EHS Software for Municipalities

How a cloud-based EHS management system can improve oversight, compliance, and performance of public works departments

The challenge of municipal EHS management lies in the oversight of multiple public works departments. Each facility comes with its own unique systems of OSHA reporting, incident management, and process improvement. And that makes oversight tricky.

For municipalities struggling with frequent OSHA citations or disorganization across facilities, standardization is key. The first step in fixing the problem is finding a simpler, more effective way to track important metrics and documents.

Many organizations are turning to EHS software as the solution. It aggregates crucial information like incident reports, safety training logs, action items, process improvement plans, and more. Having access to this information from any location means that decision makers are better informed and equipped to address recurring issues with city EHS compliance.

The Cost of Poor Oversight

In 2019, utilities accounted for 6.2% of all state and local government expenditures. This equates to $248M, a figure which increases annually.

But that sum isn’t evenly distributed across all municipalities. And some public works departments are severely underfunded to begin with.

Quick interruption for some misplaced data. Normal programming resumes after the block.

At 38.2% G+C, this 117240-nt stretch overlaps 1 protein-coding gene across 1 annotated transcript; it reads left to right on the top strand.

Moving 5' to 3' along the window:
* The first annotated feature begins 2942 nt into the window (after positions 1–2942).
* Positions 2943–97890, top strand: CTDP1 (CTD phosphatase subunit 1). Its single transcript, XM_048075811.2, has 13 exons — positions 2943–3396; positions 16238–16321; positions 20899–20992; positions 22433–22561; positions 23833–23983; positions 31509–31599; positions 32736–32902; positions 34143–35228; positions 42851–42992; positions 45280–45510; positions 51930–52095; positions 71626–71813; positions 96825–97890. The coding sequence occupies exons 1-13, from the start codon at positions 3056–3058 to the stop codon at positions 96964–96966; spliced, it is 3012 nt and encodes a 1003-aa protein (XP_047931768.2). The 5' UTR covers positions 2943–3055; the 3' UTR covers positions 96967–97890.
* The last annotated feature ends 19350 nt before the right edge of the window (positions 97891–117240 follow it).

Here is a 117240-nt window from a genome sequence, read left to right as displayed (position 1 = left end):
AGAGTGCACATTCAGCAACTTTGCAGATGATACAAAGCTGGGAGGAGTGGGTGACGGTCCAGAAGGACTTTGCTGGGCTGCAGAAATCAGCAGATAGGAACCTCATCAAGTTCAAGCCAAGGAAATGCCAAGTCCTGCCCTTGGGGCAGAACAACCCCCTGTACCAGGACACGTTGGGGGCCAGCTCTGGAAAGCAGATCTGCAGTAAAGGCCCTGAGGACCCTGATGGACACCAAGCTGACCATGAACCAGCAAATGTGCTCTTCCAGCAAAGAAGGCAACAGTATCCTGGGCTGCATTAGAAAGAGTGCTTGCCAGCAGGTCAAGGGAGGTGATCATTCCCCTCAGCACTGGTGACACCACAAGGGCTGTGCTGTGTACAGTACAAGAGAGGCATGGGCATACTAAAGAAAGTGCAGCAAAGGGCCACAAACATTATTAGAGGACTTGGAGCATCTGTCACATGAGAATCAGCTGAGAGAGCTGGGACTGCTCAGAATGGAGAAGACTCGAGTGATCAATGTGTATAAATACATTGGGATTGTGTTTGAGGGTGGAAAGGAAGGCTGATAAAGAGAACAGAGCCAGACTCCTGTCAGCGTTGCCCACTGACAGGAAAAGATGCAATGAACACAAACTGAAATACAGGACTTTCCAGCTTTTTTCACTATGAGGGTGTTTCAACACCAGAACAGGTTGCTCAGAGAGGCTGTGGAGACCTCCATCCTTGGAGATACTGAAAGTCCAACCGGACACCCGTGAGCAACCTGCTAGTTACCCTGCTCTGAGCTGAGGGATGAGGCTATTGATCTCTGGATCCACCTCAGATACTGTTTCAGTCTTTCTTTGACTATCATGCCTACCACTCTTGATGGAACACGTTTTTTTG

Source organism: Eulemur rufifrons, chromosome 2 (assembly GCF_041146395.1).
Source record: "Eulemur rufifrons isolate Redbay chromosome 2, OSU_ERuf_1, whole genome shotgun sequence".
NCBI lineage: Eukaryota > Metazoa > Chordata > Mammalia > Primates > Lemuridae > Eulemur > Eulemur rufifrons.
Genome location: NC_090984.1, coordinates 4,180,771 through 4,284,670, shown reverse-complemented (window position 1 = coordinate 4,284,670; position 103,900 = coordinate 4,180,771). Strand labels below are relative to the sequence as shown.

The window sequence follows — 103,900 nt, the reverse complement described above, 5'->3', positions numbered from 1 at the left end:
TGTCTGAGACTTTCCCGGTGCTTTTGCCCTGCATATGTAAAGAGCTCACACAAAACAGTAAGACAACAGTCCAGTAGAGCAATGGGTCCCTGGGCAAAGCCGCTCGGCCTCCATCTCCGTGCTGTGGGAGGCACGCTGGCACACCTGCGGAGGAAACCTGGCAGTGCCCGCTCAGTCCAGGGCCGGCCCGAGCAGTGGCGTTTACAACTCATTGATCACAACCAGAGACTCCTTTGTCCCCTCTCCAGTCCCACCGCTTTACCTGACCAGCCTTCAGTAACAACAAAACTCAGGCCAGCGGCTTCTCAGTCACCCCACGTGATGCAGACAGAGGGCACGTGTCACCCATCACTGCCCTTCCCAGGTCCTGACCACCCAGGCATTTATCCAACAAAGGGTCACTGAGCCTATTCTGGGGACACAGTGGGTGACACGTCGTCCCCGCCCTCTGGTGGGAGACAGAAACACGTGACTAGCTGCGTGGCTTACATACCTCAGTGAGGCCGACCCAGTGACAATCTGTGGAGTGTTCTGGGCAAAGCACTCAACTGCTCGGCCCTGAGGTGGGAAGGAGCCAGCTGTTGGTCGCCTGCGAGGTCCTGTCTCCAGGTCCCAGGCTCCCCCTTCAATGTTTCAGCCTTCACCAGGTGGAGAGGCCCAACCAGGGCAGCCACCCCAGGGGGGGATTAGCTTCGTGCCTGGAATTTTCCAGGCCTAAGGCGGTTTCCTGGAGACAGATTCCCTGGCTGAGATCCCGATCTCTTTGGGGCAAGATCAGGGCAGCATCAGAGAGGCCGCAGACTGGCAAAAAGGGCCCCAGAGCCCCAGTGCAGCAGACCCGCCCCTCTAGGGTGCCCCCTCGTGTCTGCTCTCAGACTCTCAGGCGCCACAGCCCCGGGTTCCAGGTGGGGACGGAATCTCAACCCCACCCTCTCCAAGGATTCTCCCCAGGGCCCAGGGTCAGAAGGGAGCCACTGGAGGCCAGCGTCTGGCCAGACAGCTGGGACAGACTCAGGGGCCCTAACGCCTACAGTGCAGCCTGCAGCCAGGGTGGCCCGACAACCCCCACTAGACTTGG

For large corporations, OSHA penalties may be drops in the bucket compared to their overall budget. But at the local government level, these expenses may directly affect the health and wellbeing of an entire community.

When you’re managing a tight budget, you must consider the long-term value of preventative measures. Each dollar spent on rework from OSHA citations and disorganized reporting takes away from future progress.

And not only that, but city workers also suffer.

If you manage a wastewater treatment facility with complex management of change (MOC) procedures, for example, can you afford to miss major checkpoints in the process?

A single oversight can lead to a large system failure. And the byproduct of that could be workplace injuries and illnesses or environmental contamination in the surrounding community.

Environmental, health, and safety regulations are supposed to protect workers and civilians from negligence. And the cost of poor oversight is growth. Local government leaders need to consider their role in protecting the communities that they’re elected to lead.

Importance of Environmental Protection for the Community

According to the National Association of State Budget Officers (NASBO), “state capital spending for environmental purposes in fiscal year 2021 totaled $7.1 billion (about $22 per person in the US), 5.4 percent of total capital spending.” Compared to earlier decades, environmental spending has increased significantly. Once this budget is divided among various towns and cities, however, what kind of impact does it really have?

Many communities must stretch their budgets to implement new programs. When all is said and done, immediate needs often outweigh preventative initiatives. This is a shame, given the positive impact that governments can have on the local environment (in the form of policies, public influence, and reform).

What’s not known about environmental spending is the percentage of costs that are preventative rather than reactive.

Community members depend on elected leaders to ensure sufficient oversight and proper compliance from public works departments and organizations in the area.